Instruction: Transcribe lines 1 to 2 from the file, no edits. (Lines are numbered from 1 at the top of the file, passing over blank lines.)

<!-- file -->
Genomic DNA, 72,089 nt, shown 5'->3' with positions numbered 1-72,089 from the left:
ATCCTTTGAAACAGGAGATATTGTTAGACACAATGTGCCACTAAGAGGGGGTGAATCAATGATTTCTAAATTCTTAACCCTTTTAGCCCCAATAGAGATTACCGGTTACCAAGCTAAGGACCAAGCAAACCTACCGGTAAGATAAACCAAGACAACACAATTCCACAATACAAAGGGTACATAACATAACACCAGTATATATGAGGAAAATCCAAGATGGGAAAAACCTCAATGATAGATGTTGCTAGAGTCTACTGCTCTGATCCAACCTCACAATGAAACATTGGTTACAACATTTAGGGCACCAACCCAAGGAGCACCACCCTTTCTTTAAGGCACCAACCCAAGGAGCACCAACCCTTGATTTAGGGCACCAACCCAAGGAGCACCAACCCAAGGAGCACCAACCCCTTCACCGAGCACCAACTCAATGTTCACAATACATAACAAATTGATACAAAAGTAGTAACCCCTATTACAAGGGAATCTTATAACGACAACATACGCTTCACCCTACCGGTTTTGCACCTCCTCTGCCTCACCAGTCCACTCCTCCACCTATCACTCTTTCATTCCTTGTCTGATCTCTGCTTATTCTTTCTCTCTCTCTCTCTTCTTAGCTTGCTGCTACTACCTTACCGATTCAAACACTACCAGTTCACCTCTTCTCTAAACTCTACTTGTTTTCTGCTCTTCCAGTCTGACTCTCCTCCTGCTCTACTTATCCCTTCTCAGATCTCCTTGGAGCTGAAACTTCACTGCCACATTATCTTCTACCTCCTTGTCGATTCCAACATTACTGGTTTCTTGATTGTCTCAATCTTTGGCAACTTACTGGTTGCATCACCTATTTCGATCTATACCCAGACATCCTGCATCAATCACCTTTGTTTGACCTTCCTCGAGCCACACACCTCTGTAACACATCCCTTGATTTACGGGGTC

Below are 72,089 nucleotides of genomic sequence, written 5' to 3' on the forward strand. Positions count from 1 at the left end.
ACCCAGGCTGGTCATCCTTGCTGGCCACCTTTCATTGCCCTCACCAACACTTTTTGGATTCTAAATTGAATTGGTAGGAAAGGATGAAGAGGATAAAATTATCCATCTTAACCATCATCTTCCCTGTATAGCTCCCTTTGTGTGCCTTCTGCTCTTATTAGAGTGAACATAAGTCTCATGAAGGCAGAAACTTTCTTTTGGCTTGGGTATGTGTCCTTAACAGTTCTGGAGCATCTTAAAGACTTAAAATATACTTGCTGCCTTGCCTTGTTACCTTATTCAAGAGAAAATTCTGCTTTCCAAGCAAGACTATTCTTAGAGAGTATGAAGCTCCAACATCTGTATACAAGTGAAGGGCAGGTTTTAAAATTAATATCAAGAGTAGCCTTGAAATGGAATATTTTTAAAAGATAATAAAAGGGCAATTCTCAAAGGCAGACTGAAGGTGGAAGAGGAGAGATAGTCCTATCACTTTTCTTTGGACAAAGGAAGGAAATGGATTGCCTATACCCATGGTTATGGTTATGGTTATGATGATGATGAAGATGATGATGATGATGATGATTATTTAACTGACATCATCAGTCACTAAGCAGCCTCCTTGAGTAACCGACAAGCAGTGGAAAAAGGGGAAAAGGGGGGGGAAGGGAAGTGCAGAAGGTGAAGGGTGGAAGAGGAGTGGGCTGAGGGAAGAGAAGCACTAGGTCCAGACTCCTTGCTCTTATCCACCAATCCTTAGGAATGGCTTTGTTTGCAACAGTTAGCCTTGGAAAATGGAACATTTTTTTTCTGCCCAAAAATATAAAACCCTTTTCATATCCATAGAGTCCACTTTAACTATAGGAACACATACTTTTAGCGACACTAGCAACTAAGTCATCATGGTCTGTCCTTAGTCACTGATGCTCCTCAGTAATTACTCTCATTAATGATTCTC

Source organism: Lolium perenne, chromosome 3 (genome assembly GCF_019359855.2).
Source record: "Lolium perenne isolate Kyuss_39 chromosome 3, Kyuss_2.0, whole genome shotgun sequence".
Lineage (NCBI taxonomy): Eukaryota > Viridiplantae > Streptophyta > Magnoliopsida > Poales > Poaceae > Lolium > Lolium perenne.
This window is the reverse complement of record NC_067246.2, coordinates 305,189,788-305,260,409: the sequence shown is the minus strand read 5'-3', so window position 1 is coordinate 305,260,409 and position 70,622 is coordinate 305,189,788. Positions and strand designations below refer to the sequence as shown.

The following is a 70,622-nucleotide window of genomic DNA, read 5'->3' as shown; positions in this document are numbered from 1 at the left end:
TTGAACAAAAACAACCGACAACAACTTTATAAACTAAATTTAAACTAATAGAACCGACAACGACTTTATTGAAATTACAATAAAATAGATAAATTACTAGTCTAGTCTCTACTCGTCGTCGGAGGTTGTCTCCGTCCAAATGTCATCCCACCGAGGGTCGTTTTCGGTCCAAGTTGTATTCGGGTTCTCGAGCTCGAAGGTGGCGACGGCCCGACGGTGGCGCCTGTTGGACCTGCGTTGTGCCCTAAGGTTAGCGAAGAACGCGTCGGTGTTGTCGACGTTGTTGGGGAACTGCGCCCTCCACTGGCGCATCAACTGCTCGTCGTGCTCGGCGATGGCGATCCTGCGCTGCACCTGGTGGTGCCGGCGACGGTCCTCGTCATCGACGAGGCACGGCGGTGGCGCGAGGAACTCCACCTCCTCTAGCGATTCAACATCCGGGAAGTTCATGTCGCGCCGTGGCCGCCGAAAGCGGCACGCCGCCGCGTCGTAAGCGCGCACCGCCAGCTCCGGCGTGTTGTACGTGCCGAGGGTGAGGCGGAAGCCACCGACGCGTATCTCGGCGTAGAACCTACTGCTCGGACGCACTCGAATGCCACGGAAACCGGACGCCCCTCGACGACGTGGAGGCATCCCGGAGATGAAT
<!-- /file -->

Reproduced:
Genomic DNA, 72,089 nt, shown 5'->3' with positions numbered 1-72,089 from the left:
ATCCTTTGAAACAGGAGATATTGTTAGACACAATGTGCCACTAAGAGGGGGTGAATCAATGATTTCTAAATTCTTAACCCTTTTAGCCCCAATAGAGATTACCGGTTACCAAGCTAAGGACCAAGCAAACCTACCGGTAAGATAAACCAAGACAACACAATTCCACAATACAAAGGGTACATAACATAACACCAGTATATATGAGGAAAATCCAAGATGGGAAAAACCTCAATGATAGATGTTGCTAGAGTCTACTGCTCTGATCCAACCTCACAATGAAACATTGGTTACAACATTTAGGGCACCAACCCAAGGAGCACCACCCTTTCTTTAAGGCACCAACCCAAGGAGCACCAACCCTTGATTTAGGGCACCAACCCAAGGAGCACCAACCCAAGGAGCACCAACCCCTTCACCGAGCACCAACTCAATGTTCACAATACATAACAAATTGATACAAAAGTAGTAACCCCTATTACAAGGGAATCTTATAACGACAACATACGCTTCACCCTACCGGTTTTGCACCTCCTCTGCCTCACCAGTCCACTCCTCCACCTATCACTCTTTCATTCCTTGTCTGATCTCTGCTTATTCTTTCTCTCTCTCTCTCTTCTTAGCTTGCTGCTACTACCTTACCGATTCAAACACTACCAGTTCACCTCTTCTCTAAACTCTACTTGTTTTCTGCTCTTCCAGTCTGACTCTCCTCCTGCTCTACTTATCCCTTCTCAGATCTCCTTGGAGCTGAAACTTCACTGCCACATTATCTTCTACCTCCTTGTCGATTCCAACATTACTGGTTTCTTGATTGTCTCAATCTTTGGCAACTTACTGGTTGCATCACCTATTTCGATCTATACCCAGACATCCTGCATCAATCACCTTTGTTTGACCTTCCTCGAGCCACACACCTCTGTAACACATCCCTTGATTTACGGGGTC